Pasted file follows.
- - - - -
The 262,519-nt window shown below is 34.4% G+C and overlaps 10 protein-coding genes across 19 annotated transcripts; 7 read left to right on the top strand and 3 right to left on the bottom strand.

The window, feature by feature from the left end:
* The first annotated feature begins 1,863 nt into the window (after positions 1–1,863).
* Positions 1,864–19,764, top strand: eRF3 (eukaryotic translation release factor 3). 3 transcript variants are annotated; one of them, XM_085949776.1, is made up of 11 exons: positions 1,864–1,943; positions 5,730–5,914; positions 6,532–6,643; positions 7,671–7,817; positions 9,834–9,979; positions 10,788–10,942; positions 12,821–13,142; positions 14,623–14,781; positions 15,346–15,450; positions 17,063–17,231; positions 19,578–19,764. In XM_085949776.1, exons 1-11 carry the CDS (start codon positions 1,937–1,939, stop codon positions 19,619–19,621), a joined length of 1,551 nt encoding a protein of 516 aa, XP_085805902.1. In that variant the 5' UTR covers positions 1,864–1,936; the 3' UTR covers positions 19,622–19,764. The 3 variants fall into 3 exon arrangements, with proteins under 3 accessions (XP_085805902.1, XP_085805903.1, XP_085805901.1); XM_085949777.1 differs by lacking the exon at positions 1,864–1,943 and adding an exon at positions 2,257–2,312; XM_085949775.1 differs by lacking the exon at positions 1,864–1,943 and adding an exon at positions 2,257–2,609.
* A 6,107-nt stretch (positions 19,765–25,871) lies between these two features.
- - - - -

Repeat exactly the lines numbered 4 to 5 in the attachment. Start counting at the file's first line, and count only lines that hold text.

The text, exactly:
* Positions 1,864–19,764, top strand: eRF3 (eukaryotic translation release factor 3). 3 transcript variants are annotated; one of them, XM_085949776.1, is made up of 11 exons: positions 1,864–1,943; positions 5,730–5,914; positions 6,532–6,643; positions 7,671–7,817; positions 9,834–9,979; positions 10,788–10,942; positions 12,821–13,142; positions 14,623–14,781; positions 15,346–15,450; positions 17,063–17,231; positions 19,578–19,764. In XM_085949776.1, exons 1-11 carry the CDS (start codon positions 1,937–1,939, stop codon positions 19,619–19,621), a joined length of 1,551 nt encoding a protein of 516 aa, XP_085805902.1. In that variant the 5' UTR covers positions 1,864–1,936; the 3' UTR covers positions 19,622–19,764. The 3 variants fall into 3 exon arrangements, with proteins under 3 accessions (XP_085805902.1, XP_085805903.1, XP_085805901.1); XM_085949777.1 differs by lacking the exon at positions 1,864–1,943 and adding an exon at positions 2,257–2,312; XM_085949775.1 differs by lacking the exon at positions 1,864–1,943 and adding an exon at positions 2,257–2,609.
* A 6,107-nt stretch (positions 19,765–25,871) lies between these two features.